Two articles in Saturday's New York Times underscored how much of the Obama Justice Department's work has been devoted to protecting Americans from Democratic officials at lower levels of government.
The lead article on the Times front page was about a report sharply critical of the Chicago police department. The headline is "Chicago Police Routinely Trampled on Civil Rights, Justice Dept. Says." The mayor of Chicago is Rahm Emanuel, who earlier served as an aide in Bill Clinton's White House, as President Obama's chief of staff, and as a Democratic congressman from Chicago. The Times doesn't say it, but the Democratic Party has controlled the Chicago mayoralty since 1931; perhaps the city's crime problem is evidence that one-party rule makes for poor government.
The Times New York section, meanwhile, carries the headline "U.S. Threatens to Sue New York State Over Voting Violations." The article reports, "The Justice Department has notified New York State officials that it may sue the state over what it says are widespread failures to comply with a provision of federal voter registration law that requires state drivers' license applications to double as applications for voter registration...The letter to the D.M.V. arrived a few days before the Justice Department asked to join a lawsuit over what it said were dysfunctional registration procedures at the New York City Board of Elections, which has been accused of mistakenly dropping more than 117,000 eligible Brooklyn voters from the registration rolls before the 2016 primary." New York State hasn't had a Republican as governor since December 31, 2006, when George Pataki left office. So Democratic governors have had a decade to fix this problem and bring the state into compliance with the law, but haven't.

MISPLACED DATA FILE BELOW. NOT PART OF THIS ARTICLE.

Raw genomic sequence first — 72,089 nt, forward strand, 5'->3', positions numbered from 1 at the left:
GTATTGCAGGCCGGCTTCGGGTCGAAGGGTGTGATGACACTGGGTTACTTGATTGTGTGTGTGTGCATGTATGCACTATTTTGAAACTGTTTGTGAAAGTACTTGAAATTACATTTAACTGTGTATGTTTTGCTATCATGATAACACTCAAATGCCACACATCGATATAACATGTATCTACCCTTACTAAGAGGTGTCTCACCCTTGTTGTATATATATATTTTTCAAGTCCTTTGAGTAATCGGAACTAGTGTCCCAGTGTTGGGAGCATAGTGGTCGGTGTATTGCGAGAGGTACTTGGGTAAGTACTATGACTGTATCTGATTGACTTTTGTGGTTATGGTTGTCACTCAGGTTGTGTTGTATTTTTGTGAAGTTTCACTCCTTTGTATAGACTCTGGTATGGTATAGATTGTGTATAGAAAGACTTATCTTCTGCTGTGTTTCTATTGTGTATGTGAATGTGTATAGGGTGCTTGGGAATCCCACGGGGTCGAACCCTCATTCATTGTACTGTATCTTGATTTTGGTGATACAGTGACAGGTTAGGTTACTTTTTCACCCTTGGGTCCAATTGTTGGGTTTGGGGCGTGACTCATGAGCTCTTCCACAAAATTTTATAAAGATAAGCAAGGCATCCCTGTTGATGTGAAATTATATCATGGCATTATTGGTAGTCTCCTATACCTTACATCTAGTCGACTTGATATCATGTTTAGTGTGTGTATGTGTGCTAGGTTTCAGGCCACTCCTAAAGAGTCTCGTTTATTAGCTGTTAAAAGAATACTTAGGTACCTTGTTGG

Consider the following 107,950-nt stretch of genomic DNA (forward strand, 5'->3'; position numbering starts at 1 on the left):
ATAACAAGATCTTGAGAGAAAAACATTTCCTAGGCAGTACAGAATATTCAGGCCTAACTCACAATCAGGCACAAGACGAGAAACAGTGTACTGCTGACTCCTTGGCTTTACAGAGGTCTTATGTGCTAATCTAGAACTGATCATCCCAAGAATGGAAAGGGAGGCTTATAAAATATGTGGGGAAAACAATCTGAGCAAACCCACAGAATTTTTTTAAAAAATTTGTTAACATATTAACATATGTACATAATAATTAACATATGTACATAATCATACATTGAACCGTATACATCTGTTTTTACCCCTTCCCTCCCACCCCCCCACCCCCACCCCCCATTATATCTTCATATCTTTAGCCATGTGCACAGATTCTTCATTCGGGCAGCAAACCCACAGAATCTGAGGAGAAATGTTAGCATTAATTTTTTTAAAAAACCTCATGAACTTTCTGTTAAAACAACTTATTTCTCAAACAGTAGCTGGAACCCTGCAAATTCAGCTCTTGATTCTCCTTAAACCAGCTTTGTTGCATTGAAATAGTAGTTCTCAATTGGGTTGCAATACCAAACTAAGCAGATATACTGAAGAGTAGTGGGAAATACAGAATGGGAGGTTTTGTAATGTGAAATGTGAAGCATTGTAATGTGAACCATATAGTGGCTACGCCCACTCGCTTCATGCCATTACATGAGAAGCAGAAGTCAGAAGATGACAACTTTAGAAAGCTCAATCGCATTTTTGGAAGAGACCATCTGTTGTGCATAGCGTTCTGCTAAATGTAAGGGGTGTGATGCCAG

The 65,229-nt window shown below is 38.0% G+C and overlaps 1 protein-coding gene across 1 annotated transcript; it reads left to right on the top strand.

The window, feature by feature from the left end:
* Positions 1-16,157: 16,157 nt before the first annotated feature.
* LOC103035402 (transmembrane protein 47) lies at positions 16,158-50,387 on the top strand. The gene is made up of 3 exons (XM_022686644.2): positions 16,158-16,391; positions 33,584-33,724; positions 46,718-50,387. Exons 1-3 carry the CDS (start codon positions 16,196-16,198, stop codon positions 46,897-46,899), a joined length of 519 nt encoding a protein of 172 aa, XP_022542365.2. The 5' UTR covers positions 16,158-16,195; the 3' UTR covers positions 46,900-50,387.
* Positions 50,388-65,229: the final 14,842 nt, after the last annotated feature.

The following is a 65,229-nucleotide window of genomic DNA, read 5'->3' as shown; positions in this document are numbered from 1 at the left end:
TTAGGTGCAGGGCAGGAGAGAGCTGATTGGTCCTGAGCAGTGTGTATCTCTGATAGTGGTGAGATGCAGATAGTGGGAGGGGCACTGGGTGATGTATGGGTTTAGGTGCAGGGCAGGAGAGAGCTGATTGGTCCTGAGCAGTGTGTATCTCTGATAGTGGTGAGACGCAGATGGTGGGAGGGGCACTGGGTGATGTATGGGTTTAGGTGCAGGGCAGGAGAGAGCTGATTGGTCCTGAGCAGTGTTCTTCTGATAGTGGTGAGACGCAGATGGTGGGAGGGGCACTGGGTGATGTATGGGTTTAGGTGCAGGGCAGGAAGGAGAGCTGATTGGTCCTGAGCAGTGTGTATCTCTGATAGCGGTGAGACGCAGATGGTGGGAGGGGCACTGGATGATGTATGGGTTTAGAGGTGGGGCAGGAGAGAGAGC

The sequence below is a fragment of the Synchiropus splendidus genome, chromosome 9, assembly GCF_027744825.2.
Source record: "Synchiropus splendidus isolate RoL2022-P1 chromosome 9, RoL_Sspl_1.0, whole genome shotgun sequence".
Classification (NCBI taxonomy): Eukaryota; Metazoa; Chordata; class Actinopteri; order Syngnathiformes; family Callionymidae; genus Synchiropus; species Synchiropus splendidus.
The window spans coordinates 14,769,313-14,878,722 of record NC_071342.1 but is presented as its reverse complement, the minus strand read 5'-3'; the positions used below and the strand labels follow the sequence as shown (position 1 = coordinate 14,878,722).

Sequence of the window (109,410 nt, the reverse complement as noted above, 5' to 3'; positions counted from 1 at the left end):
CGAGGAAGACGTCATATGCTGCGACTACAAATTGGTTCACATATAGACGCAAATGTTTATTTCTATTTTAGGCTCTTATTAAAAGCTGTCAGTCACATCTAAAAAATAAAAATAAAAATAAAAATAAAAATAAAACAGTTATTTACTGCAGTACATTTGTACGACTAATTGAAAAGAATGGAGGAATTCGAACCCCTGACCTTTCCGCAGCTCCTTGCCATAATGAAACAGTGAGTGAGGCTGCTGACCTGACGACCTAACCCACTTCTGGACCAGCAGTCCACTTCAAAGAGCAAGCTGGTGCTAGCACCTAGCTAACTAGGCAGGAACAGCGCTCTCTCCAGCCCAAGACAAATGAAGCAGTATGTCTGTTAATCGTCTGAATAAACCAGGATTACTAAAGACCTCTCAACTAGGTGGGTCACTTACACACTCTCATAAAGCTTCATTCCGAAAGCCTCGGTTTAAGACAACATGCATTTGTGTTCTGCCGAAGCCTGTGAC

It's something to remember the next time you hear someone denouncing Donald Trump for his supposed racism or lack of respect for the rule of law. I'm not saying Mr. Trump is the same as Rahm Emanuel or Andrew Cuomo. I can't quite tell, either, whether the criticism from Washington of New York and Chicago is entirely warranted. There may be a difference between, one the one hand, not fully complying with these laws, and, on the other hand lacking respect for them, or for the principles they are supposed to embody. But for anyone who thought the Justice Department's civil rights lawyers existed to protect people merely from, say, Republican governors in the deep South, the cases involving Chicago and New York are eye-openers.